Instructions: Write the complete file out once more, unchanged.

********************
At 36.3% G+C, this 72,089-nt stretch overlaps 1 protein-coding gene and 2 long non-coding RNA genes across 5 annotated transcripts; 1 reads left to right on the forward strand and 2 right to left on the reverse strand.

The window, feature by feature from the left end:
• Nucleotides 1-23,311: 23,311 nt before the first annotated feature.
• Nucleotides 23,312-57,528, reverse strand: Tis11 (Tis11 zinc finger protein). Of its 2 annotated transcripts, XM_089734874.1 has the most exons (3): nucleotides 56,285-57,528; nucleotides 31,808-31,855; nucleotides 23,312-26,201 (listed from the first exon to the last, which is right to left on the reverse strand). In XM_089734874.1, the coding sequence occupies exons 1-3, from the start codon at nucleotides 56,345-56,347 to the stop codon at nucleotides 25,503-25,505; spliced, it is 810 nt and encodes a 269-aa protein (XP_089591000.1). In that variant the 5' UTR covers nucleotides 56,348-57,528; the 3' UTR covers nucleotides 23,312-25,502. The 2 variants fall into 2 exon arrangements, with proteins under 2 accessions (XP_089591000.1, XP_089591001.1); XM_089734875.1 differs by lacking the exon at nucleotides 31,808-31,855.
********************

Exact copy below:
At 36.3% G+C, this 72,089-nt stretch overlaps 1 protein-coding gene and 2 long non-coding RNA genes across 5 annotated transcripts; 1 reads left to right on the forward strand and 2 right to left on the reverse strand.

The window, feature by feature from the left end:
• Nucleotides 1-23,311: 23,311 nt before the first annotated feature.
• Nucleotides 23,312-57,528, reverse strand: Tis11 (Tis11 zinc finger protein). Of its 2 annotated transcripts, XM_089734874.1 has the most exons (3): nucleotides 56,285-57,528; nucleotides 31,808-31,855; nucleotides 23,312-26,201 (listed from the first exon to the last, which is right to left on the reverse strand). In XM_089734874.1, the coding sequence occupies exons 1-3, from the start codon at nucleotides 56,345-56,347 to the stop codon at nucleotides 25,503-25,505; spliced, it is 810 nt and encodes a 269-aa protein (XP_089591000.1). In that variant the 5' UTR covers nucleotides 56,348-57,528; the 3' UTR covers nucleotides 23,312-25,502. The 2 variants fall into 2 exon arrangements, with proteins under 2 accessions (XP_089591000.1, XP_089591001.1); XM_089734875.1 differs by lacking the exon at nucleotides 31,808-31,855.